Is the new and shorter GMAT better than the old one?
Over the past couple of years, the Graduate Management Admission Council (GMAC) has been making small but test-taker friendly changes.
The most beneficial of which has been the ability to choose the order of attempting sections, viz. analytical writing assessment (AWA), integrated reasoning (IR), quantitative reasoning (QR), and verbal reasoning(VR). Post July 2017, you could select from 3 options to choose the order in which you attempt the test. The options are :
Option 1: The same structure as before
Option 2: Verbal section first
Option 3: Quantitative section first
There is no denying the benefits of this option.
If you are someone who likes to ease into the test then you go for option 1 where you spend the first hour warming up while attempting the AWA and IR. On the other hand, if you are jittery about the verbal or the quantitative sections and would like to attempt one or the other first and get it done with, then you could go for option 2 or 3 respectively. In general, if you would rather focus first on the sections that contribute to your score out of 800 then you would again choose options 2 or 3, leaving the IR and AWA for the end. It all depends on your priorities and comfort. However, a substantial case can be built for pushing the IR and AWA as far down the test as possible. So options 2 and 3 certainly help. Thank you GMAC!
A few things to note:
A. You don’t need to select the options beforehand. You do it on test day when you start the test.
B. The “Select Section Order” screen appears with a 2 minute timer. The test taker must make this choice in 2 minutes. Otherwise, the test begins using the current default structure (Option 1).
C. The official score reports do not display order of test taking to the colleges.
Now for the next major change: the GMAT is 30 minutes shorter.
In April 2018, the Graduate Management Admission Council (GMAC) made yet another change to the GMAT.
The GMAT is now almost 30 minutes shorter. The new exam will last for three and a half hours instead of four from April 16, 2018.
The GMAT is reducing the number of un-scored, research questions in the verbal and quantitative sections. Some tutorial and instruction screens have also been simplified. All this has reduced the total test time by 30 minutes.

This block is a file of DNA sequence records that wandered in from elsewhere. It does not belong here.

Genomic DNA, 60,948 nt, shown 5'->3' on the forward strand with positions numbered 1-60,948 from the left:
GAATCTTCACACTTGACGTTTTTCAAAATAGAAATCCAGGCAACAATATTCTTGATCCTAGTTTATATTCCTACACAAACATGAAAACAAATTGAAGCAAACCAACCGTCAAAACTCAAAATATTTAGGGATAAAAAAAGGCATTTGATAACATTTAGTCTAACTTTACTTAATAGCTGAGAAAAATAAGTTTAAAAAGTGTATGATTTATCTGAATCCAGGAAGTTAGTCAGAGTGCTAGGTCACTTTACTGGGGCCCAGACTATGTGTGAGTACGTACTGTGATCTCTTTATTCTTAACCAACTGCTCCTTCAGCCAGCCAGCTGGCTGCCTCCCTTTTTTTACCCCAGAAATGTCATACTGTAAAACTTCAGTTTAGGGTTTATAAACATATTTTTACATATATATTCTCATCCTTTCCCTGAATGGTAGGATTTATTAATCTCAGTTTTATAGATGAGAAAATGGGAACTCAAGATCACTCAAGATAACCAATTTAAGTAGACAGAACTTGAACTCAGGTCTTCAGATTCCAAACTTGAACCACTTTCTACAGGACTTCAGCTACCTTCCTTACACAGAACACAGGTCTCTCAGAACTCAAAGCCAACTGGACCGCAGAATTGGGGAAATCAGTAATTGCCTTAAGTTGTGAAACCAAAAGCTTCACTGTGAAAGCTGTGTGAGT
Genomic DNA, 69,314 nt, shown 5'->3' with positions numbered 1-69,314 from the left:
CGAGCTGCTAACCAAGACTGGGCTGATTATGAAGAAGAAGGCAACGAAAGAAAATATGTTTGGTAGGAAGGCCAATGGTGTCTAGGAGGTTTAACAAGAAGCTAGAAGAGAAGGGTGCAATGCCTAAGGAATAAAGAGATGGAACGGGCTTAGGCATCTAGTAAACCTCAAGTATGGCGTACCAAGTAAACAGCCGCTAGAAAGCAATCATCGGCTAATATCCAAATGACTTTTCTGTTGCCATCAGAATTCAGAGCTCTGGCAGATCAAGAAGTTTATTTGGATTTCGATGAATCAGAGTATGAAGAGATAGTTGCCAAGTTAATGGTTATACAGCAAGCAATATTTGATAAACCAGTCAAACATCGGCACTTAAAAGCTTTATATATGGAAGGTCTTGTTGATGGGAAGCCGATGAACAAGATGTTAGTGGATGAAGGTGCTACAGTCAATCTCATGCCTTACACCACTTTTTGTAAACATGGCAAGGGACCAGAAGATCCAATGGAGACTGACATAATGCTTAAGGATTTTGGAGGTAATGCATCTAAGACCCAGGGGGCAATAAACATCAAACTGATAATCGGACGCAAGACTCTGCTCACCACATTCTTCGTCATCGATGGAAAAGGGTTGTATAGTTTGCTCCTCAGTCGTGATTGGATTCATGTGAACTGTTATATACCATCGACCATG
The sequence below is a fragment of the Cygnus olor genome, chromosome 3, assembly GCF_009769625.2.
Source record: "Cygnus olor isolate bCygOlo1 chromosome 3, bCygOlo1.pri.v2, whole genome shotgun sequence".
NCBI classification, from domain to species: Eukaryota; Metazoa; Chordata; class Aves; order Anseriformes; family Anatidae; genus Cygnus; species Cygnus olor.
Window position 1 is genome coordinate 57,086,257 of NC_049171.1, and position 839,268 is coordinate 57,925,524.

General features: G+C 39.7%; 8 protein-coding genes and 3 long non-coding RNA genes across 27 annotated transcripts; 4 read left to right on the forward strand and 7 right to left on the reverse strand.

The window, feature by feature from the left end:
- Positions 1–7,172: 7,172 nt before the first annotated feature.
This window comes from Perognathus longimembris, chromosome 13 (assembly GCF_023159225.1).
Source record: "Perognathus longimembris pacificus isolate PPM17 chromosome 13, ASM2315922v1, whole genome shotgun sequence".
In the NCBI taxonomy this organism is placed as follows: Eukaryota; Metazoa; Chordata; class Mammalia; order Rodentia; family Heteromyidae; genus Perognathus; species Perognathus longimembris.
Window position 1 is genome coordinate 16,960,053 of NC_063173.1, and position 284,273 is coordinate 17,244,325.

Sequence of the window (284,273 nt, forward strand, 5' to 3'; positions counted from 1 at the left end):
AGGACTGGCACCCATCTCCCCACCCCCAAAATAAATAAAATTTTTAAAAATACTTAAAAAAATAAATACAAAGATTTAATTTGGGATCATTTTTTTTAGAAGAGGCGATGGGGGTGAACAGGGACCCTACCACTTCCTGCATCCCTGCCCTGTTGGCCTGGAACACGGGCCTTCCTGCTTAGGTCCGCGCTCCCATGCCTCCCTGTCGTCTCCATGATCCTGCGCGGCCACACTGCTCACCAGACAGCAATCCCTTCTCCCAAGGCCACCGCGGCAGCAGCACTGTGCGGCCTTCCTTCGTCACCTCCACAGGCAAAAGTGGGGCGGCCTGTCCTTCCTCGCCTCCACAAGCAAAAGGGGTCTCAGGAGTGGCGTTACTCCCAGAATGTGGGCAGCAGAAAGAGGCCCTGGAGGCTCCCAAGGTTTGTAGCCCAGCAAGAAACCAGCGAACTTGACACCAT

The Quantitative section will now contain 31 questions (instead of 37) to be attempted in 62 minutes (instead of 75)
The Verbal section will now contain 36 questions (instead of 41) to be attempted in 65 minutes(instead of 75)
There are no changes to the Analytical Writing (AWA) or Integrated Reasoning (IR) sections.
According to GMAC, this change will not affect GMAT exam scoring as the number of scored questions will not change.
So basically, the content of the exam, the question types and the average time per question are not changing, the final scores will be comparable and the test is shorter.
It’s been more than a year and a half since the new GMAT was introduced and it’s time to examine the implications for students.
It can be argued that this change had more to do with GMAT competing with the GRE. The new GMAT is 30 minutes shorter than the GRE and that can certainly make it appear more attractive to a prospective test taker who can choose between the two tests to use for application to most B-schools. (The GRE is now accepted at all MBA programs). That is not to say, that these changes help the student significantly.
The greatest advantage is for older test takers. Test takers with 8 to 10 years of work experience find longer tests more grueling than do those with 5 years of work experience. The longer work experience often means that the test taker hasn’t taken a full length test in a while and a 30 minute reduction does help a lot.
However, test-takers need to be mindful of the disadvantages that the shorter test brings
- Earlier you could save a few minutes on your sentence correction questions and use that for the reading comprehension or do the same with arithmetic questions to pass on the benefit to data sufficiency. With fewer questions the time savings and adjustments are also lesser.
- Also, those who need a little time to get in the groove will find the shorter duration to be a serious disadvantage. Starting slow and easing into the section is no longer an option.
- The massive reduction in un-scored questions means that each question you encounter now has a higher probability of being an actual test question. So every time you use the ‘guess and move on’ tactic you run the risk of doing so for an actual test question.
The new changes do help in easing the pain of sitting through a longer test but provide no other major benefits and test-takers would do good to focus more on accuracy now. The new GMAT seems to demand it.